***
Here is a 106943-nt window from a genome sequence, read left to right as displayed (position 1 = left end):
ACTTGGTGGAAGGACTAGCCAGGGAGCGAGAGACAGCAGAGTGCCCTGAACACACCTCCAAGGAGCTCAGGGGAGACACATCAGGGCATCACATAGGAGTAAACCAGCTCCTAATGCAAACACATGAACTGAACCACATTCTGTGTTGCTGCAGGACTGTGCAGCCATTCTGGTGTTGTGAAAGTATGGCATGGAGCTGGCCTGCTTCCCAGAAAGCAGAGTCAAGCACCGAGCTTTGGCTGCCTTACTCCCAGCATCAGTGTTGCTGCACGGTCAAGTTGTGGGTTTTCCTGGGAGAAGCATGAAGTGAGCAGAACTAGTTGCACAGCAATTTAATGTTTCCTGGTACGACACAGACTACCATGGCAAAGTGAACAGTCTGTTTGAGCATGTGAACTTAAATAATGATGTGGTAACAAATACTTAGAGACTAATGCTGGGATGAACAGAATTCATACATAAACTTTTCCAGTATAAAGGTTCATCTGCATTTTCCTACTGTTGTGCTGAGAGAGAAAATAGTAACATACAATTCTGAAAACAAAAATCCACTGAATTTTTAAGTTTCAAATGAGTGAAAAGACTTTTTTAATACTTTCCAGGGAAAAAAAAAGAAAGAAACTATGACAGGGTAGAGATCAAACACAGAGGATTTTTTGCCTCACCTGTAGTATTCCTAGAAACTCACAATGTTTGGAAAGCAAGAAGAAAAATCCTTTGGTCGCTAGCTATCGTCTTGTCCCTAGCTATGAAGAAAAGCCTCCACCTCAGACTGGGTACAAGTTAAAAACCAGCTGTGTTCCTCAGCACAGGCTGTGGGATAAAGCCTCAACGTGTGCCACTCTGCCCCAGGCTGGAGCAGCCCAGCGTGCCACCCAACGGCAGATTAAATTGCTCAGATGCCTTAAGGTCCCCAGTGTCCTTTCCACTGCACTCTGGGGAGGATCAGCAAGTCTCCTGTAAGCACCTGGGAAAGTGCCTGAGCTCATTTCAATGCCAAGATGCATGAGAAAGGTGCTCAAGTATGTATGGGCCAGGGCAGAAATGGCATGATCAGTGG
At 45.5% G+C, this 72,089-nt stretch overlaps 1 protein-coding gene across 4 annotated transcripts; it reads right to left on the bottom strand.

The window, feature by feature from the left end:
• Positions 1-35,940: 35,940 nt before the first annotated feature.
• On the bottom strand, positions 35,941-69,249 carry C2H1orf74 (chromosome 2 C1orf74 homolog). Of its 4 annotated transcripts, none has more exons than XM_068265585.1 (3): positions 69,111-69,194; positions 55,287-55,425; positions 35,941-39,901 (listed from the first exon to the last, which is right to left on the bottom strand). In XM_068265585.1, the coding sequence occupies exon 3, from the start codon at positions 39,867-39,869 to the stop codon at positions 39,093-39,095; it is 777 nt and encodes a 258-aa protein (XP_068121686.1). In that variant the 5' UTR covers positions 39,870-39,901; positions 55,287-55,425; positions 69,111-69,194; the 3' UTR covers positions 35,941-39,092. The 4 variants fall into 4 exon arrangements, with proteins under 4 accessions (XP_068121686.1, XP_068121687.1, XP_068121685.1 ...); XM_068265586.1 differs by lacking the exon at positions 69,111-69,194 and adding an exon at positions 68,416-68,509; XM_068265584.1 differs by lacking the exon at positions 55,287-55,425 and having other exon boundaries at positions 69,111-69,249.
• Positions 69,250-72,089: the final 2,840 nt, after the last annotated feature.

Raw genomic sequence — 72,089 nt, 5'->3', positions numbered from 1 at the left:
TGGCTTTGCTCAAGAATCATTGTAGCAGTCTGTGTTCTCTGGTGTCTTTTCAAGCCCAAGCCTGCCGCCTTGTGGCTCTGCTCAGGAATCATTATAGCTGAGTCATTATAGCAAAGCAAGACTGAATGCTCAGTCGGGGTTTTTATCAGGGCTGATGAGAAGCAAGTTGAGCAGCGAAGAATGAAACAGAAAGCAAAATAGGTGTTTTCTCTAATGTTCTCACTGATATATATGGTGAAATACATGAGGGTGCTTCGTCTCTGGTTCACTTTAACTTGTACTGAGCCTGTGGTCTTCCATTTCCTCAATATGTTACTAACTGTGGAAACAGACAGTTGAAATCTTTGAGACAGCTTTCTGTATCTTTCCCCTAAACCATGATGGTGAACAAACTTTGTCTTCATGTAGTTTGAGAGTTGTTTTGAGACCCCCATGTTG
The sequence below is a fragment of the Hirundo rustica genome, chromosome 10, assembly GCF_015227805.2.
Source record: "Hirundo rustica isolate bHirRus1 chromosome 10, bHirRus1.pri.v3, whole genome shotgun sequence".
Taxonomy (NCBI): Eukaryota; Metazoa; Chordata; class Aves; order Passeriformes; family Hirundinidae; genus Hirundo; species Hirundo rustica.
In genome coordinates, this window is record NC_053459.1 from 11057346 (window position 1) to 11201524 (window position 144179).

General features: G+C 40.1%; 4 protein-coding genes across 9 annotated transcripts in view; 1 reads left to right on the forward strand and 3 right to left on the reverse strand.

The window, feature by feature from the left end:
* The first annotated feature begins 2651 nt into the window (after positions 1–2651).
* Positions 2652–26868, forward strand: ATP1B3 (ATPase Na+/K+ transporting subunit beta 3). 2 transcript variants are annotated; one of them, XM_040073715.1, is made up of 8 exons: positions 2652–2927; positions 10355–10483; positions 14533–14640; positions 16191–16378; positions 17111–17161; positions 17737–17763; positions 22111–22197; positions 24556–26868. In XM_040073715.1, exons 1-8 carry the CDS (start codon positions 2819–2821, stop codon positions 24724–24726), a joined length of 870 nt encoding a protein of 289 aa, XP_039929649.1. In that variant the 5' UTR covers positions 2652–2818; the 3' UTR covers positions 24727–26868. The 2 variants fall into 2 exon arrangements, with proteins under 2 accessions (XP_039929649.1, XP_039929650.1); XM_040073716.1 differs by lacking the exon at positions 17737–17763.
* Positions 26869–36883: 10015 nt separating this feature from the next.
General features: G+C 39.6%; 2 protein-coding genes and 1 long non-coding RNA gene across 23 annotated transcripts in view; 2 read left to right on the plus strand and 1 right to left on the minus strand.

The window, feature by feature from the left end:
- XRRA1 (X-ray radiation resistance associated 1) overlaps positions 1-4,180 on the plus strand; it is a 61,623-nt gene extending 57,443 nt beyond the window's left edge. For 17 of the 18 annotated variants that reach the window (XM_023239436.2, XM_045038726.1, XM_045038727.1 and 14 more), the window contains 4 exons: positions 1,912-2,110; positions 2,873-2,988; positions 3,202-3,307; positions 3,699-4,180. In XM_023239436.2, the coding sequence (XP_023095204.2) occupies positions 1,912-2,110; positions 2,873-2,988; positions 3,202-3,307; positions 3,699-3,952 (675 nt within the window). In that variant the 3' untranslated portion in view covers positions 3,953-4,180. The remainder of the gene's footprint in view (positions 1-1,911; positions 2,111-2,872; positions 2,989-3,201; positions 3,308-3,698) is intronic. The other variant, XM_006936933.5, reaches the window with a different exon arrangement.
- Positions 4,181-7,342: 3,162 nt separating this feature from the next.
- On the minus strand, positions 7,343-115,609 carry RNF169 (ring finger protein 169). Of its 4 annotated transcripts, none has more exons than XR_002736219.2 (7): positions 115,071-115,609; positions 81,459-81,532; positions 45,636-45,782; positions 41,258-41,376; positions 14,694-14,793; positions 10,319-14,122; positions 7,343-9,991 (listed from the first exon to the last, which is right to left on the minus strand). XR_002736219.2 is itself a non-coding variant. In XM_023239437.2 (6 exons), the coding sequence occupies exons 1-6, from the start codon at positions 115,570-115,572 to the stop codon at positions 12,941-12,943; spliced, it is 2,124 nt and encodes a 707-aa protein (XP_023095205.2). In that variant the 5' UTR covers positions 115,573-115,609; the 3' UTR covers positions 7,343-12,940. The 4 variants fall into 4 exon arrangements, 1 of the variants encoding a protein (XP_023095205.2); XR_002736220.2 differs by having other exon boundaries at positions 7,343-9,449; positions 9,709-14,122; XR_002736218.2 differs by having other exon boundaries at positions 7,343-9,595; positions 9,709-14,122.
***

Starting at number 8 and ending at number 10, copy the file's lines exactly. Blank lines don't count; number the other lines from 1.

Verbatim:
Raw genomic sequence — 72,089 nt, 5'->3', positions numbered from 1 at the left:
TGGCTTTGCTCAAGAATCATTGTAGCAGTCTGTGTTCTCTGGTGTCTTTTCAAGCCCAAGCCTGCCGCCTTGTGGCTCTGCTCAGGAATCATTATAGCTGAGTCATTATAGCAAAGCAAGACTGAATGCTCAGTCGGGGTTTTTATCAGGGCTGATGAGAAGCAAGTTGAGCAGCGAAGAATGAAACAGAAAGCAAAATAGGTGTTTTCTCTAATGTTCTCACTGATATATATGGTGAAATACATGAGGGTGCTTCGTCTCTGGTTCACTTTAACTTGTACTGAGCCTGTGGTCTTCCATTTCCTCAATATGTTACTAACTGTGGAAACAGACAGTTGAAATCTTTGAGACAGCTTTCTGTATCTTTCCCCTAAACCATGATGGTGAACAAACTTTGTCTTCATGTAGTTTGAGAGTTGTTTTGAGACCCCCATGTTG
The sequence below is a fragment of the Hirundo rustica genome, chromosome 10, assembly GCF_015227805.2.